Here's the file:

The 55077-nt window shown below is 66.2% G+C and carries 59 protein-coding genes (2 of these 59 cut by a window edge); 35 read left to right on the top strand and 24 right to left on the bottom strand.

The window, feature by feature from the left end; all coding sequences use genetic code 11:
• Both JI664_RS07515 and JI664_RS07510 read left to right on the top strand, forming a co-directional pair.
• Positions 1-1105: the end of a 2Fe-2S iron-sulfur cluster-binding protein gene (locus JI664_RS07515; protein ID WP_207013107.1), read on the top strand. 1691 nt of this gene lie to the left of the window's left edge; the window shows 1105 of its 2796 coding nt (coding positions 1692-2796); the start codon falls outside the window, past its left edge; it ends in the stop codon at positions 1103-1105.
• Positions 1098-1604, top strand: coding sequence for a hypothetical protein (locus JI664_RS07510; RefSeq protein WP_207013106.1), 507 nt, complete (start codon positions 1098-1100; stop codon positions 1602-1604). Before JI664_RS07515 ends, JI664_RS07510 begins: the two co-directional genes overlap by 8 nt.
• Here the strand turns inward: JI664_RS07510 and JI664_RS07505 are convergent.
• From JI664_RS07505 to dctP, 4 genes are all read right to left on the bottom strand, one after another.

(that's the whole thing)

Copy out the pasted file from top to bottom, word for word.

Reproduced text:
The 55077-nt window shown below is 66.2% G+C and carries 59 protein-coding genes (2 of these 59 cut by a window edge); 35 read left to right on the top strand and 24 right to left on the bottom strand.

The window, feature by feature from the left end; all coding sequences use genetic code 11:
• Both JI664_RS07515 and JI664_RS07510 read left to right on the top strand, forming a co-directional pair.
• Positions 1-1105: the end of a 2Fe-2S iron-sulfur cluster-binding protein gene (locus JI664_RS07515; protein ID WP_207013107.1), read on the top strand. 1691 nt of this gene lie to the left of the window's left edge; the window shows 1105 of its 2796 coding nt (coding positions 1692-2796); the start codon falls outside the window, past its left edge; it ends in the stop codon at positions 1103-1105.
• Positions 1098-1604, top strand: coding sequence for a hypothetical protein (locus JI664_RS07510; RefSeq protein WP_207013106.1), 507 nt, complete (start codon positions 1098-1100; stop codon positions 1602-1604). Before JI664_RS07515 ends, JI664_RS07510 begins: the two co-directional genes overlap by 8 nt.
• Here the strand turns inward: JI664_RS07510 and JI664_RS07505 are convergent.
• From JI664_RS07505 to dctP, 4 genes are all read right to left on the bottom strand, one after another.